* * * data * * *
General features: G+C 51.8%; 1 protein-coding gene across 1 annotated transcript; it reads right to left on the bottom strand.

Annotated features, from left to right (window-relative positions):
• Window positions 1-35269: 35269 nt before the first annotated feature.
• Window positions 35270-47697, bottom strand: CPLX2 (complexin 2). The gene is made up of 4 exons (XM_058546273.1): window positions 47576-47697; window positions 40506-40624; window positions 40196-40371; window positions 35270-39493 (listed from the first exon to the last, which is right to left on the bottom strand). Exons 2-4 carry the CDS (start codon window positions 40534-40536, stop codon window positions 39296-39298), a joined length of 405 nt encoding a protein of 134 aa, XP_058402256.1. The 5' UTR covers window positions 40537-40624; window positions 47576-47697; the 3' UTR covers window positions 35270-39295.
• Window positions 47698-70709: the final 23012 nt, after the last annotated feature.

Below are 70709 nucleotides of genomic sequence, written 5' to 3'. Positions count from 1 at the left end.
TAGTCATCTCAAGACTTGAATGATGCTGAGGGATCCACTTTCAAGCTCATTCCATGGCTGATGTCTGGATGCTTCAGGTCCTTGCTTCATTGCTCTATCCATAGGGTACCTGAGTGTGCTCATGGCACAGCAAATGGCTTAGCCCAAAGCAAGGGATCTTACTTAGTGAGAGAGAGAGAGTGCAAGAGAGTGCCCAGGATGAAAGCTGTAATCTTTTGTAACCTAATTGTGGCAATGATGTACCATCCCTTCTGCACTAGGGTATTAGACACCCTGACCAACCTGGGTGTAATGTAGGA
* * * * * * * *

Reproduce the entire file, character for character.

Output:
General features: G+C 51.8%; 1 protein-coding gene across 1 annotated transcript; it reads right to left on the bottom strand.

Annotated features, from left to right (window-relative positions):
• Window positions 1-35269: 35269 nt before the first annotated feature.
• Window positions 35270-47697, bottom strand: CPLX2 (complexin 2). The gene is made up of 4 exons (XM_058546273.1): window positions 47576-47697; window positions 40506-40624; window positions 40196-40371; window positions 35270-39493 (listed from the first exon to the last, which is right to left on the bottom strand). Exons 2-4 carry the CDS (start codon window positions 40534-40536, stop codon window positions 39296-39298), a joined length of 405 nt encoding a protein of 134 aa, XP_058402256.1. The 5' UTR covers window positions 40537-40624; window positions 47576-47697; the 3' UTR covers window positions 35270-39295.
• Window positions 47698-70709: the final 23012 nt, after the last annotated feature.

Below are 70709 nucleotides of genomic sequence, written 5' to 3'. Positions count from 1 at the left end.
TAGTCATCTCAAGACTTGAATGATGCTGAGGGATCCACTTTCAAGCTCATTCCATGGCTGATGTCTGGATGCTTCAGGTCCTTGCTTCATTGCTCTATCCATAGGGTACCTGAGTGTGCTCATGGCACAGCAAATGGCTTAGCCCAAAGCAAGGGATCTTACTTAGTGAGAGAGAGAGAGTGCAAGAGAGTGCCCAGGATGAAAGCTGTAATCTTTTGTAACCTAATTGTGGCAATGATGTACCATCCCTTCTGCACTAGGGTATTAGACACCCTGACCAACCTGGGTGTAATGTAGGA